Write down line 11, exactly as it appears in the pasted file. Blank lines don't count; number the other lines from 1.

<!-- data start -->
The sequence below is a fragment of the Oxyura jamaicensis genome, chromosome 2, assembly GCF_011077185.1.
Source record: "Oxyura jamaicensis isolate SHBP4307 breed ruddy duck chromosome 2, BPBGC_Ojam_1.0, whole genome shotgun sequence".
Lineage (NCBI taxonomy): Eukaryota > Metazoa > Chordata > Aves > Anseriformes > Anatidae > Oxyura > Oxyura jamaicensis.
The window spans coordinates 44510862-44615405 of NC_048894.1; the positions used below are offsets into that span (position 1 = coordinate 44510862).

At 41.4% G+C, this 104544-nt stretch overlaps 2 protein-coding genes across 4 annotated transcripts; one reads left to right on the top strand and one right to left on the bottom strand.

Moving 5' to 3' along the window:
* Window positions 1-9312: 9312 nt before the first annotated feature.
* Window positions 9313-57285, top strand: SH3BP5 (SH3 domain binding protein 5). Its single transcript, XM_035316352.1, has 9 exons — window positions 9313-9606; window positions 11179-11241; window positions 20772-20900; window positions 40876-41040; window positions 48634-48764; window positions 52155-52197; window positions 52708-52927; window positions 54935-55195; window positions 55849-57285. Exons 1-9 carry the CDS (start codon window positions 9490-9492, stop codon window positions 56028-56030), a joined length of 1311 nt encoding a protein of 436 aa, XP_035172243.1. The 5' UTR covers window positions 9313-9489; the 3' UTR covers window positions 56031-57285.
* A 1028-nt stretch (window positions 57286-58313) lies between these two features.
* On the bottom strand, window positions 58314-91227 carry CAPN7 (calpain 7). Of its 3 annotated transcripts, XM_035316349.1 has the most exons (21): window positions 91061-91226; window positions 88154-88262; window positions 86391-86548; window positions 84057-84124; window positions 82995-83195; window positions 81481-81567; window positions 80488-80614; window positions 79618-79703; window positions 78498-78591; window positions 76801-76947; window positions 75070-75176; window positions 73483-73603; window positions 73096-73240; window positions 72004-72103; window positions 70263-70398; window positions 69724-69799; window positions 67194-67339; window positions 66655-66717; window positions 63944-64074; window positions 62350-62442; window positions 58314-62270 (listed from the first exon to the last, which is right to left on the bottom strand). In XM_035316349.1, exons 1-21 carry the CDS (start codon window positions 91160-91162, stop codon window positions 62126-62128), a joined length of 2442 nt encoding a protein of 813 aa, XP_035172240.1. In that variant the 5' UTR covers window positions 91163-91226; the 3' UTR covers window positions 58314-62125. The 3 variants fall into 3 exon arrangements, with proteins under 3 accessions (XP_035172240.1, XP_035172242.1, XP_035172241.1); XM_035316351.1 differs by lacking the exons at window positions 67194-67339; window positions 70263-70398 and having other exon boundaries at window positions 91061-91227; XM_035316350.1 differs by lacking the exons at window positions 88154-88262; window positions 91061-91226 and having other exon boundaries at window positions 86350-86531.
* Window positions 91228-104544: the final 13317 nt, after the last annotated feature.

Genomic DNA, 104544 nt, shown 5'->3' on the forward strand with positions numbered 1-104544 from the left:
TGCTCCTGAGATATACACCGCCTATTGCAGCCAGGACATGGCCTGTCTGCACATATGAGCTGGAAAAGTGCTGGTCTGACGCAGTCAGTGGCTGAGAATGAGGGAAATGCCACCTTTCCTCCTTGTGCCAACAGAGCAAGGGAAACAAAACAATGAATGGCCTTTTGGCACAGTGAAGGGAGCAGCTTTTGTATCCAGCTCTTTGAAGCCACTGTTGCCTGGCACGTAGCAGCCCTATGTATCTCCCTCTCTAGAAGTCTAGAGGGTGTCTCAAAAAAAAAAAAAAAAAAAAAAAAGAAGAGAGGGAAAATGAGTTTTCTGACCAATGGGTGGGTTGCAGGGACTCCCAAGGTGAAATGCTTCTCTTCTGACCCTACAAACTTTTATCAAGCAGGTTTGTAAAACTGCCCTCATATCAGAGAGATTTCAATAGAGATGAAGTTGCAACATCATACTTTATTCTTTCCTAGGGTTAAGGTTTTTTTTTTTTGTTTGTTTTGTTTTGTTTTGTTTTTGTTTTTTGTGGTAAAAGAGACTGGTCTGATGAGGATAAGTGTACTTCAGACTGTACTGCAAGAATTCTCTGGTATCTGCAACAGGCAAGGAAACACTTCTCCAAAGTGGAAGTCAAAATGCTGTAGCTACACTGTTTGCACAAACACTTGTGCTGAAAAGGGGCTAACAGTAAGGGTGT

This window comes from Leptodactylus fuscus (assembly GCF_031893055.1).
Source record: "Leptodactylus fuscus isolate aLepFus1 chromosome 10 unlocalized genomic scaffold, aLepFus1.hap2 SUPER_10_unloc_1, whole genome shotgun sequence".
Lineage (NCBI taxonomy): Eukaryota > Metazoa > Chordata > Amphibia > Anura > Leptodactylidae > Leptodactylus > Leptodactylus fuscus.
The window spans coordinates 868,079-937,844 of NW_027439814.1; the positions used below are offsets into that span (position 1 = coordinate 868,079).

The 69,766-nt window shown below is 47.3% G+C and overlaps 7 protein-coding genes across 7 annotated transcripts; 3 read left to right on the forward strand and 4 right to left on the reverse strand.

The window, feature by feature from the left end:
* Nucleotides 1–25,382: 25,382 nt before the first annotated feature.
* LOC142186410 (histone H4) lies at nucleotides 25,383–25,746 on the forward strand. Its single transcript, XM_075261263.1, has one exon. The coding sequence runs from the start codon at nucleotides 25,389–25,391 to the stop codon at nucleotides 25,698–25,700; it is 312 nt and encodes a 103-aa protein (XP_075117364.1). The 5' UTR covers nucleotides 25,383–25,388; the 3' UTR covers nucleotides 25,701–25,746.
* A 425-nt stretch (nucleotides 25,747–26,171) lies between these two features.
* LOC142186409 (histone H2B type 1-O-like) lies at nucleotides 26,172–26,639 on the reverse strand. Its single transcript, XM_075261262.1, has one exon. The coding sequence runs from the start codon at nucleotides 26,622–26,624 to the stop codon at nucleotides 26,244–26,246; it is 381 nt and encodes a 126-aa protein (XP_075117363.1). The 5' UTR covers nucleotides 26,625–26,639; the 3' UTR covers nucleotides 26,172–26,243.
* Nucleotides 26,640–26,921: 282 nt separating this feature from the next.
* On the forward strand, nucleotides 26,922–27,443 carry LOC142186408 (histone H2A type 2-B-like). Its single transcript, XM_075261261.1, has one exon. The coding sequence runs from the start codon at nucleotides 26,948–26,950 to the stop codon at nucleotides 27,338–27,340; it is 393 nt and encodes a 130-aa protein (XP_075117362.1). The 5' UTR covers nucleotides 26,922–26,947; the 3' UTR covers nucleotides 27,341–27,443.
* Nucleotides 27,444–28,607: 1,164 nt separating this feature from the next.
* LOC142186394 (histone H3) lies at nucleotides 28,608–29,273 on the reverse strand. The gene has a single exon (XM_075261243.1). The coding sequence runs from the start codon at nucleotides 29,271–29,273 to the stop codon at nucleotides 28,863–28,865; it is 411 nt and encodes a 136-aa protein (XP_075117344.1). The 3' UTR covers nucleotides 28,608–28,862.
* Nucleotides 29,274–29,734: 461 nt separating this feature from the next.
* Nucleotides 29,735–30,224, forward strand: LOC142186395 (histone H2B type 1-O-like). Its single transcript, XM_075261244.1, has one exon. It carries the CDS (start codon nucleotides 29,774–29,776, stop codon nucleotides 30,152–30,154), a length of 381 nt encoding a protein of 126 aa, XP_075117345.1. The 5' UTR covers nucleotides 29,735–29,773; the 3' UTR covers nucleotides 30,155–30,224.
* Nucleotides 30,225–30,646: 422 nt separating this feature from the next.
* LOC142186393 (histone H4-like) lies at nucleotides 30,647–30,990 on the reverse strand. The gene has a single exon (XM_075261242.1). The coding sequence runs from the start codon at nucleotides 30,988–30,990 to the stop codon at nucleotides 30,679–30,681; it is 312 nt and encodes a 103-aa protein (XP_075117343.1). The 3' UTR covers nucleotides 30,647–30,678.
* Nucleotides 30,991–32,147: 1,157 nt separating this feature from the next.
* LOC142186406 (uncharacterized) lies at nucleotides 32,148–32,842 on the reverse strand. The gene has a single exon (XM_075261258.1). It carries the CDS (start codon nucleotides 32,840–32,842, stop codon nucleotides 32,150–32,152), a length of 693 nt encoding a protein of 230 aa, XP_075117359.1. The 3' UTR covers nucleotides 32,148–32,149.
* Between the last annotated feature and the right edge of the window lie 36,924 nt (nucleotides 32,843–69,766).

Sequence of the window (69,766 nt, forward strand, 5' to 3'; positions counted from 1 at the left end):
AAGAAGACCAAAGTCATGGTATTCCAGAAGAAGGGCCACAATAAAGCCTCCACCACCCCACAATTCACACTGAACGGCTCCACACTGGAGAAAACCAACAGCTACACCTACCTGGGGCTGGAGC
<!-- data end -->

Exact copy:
* Window positions 91228-104544: the final 13317 nt, after the last annotated feature.